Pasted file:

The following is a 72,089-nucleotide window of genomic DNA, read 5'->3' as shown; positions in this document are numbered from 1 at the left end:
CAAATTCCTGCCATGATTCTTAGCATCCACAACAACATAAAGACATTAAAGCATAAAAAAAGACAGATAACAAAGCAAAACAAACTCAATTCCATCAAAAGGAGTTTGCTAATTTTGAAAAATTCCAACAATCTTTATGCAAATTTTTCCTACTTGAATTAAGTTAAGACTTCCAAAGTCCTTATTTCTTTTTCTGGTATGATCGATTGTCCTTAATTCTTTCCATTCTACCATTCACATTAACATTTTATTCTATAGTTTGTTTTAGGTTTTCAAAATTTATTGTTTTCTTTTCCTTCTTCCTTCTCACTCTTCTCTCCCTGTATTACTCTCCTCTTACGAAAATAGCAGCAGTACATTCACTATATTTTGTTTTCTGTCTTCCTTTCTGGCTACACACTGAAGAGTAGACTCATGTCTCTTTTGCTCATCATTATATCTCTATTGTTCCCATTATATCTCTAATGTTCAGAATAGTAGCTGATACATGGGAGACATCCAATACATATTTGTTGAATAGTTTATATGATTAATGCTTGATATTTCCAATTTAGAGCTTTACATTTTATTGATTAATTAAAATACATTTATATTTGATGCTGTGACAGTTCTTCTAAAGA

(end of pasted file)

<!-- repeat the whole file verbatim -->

The following is a 72,089-nucleotide window of genomic DNA, read 5'->3' as shown; positions in this document are numbered from 1 at the left end:
CAAATTCCTGCCATGATTCTTAGCATCCACAACAACATAAAGACATTAAAGCATAAAAAAAGACAGATAACAAAGCAAAACAAACTCAATTCCATCAAAAGGAGTTTGCTAATTTTGAAAAATTCCAACAATCTTTATGCAAATTTTTCCTACTTGAATTAAGTTAAGACTTCCAAAGTCCTTATTTCTTTTTCTGGTATGATCGATTGTCCTTAATTCTTTCCATTCTACCATTCACATTAACATTTTATTCTATAGTTTGTTTTAGGTTTTCAAAATTTATTGTTTTCTTTTCCTTCTTCCTTCTCACTCTTCTCTCCCTGTATTACTCTCCTCTTACGAAAATAGCAGCAGTACATTCACTATATTTTGTTTTCTGTCTTCCTTTCTGGCTACACACTGAAGAGTAGACTCATGTCTCTTTTGCTCATCATTATATCTCTATTGTTCCCATTATATCTCTAATGTTCAGAATAGTAGCTGATACATGGGAGACATCCAATACATATTTGTTGAATAGTTTATATGATTAATGCTTGATATTTCCAATTTAGAGCTTTACATTTTATTGATTAATTAAAATACATTTATATTTGATGCTGTGACAGTTCTTCTAAAGA